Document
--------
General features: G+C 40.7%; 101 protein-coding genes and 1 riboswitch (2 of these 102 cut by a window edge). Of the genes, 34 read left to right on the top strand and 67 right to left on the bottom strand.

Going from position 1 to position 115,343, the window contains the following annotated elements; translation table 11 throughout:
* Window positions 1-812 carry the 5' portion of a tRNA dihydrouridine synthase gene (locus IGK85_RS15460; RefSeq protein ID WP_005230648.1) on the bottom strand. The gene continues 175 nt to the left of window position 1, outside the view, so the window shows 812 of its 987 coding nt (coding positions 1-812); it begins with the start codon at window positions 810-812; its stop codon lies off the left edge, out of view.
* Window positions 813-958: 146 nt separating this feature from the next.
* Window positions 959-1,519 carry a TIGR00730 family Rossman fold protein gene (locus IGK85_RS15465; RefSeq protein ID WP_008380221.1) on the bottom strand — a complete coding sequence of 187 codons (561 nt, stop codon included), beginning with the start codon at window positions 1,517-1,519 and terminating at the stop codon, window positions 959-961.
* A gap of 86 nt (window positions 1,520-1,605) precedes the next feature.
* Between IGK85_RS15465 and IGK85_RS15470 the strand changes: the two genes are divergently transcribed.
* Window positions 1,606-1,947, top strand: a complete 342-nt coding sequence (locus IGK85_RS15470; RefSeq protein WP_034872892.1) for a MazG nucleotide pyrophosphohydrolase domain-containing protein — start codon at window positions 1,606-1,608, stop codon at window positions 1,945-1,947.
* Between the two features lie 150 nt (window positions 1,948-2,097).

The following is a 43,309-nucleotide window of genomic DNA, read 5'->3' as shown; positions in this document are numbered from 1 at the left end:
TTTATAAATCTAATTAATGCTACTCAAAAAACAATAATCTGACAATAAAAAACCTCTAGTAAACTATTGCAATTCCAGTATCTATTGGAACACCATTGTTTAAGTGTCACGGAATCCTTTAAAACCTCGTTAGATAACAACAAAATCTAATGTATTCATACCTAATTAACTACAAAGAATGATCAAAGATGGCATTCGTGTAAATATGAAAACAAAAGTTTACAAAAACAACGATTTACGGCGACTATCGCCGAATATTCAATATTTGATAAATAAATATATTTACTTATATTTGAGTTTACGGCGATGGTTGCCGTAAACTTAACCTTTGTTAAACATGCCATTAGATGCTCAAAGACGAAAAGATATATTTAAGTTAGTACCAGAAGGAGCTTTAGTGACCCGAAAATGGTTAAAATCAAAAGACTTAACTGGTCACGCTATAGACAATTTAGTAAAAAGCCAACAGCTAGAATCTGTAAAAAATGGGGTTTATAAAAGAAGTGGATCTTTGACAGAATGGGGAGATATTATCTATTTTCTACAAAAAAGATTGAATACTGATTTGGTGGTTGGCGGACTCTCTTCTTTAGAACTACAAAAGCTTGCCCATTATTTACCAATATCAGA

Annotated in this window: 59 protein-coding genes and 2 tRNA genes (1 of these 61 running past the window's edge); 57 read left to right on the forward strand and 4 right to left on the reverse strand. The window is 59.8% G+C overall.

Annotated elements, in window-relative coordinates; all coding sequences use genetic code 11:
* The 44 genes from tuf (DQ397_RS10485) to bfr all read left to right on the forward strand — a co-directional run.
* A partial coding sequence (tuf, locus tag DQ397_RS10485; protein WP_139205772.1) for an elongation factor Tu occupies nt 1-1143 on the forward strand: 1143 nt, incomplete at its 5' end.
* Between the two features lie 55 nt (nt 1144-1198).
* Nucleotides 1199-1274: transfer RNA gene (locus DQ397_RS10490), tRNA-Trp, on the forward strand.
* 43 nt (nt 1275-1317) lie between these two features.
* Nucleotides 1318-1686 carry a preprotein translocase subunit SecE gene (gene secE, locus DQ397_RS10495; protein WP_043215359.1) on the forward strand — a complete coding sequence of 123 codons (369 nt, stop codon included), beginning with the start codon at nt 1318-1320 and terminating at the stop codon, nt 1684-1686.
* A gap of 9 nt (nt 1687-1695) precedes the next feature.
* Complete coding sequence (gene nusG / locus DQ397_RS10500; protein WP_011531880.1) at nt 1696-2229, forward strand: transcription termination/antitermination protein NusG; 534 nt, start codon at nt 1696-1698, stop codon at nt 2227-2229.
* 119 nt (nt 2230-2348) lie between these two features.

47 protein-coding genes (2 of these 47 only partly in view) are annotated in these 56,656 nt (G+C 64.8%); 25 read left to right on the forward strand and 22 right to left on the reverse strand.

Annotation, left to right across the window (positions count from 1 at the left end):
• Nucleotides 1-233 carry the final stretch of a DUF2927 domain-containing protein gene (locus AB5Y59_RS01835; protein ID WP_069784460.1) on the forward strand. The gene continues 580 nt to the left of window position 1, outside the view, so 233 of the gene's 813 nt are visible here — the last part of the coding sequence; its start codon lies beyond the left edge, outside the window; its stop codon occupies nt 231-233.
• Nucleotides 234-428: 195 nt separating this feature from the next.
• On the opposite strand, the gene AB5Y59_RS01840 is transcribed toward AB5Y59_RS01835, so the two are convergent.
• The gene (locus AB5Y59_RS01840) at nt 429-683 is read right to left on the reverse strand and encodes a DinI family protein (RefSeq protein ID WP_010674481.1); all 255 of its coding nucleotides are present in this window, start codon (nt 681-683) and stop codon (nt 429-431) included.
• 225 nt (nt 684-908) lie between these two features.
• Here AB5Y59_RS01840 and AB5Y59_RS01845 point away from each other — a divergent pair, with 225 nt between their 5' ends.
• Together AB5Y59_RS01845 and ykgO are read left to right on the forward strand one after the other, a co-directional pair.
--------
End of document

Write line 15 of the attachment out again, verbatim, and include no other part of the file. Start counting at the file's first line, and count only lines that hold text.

* A partial coding sequence (tuf, locus tag DQ397_RS10485; protein WP_139205772.1) for an elongation factor Tu occupies nt 1-1143 on the forward strand: 1143 nt, incomplete at its 5' end.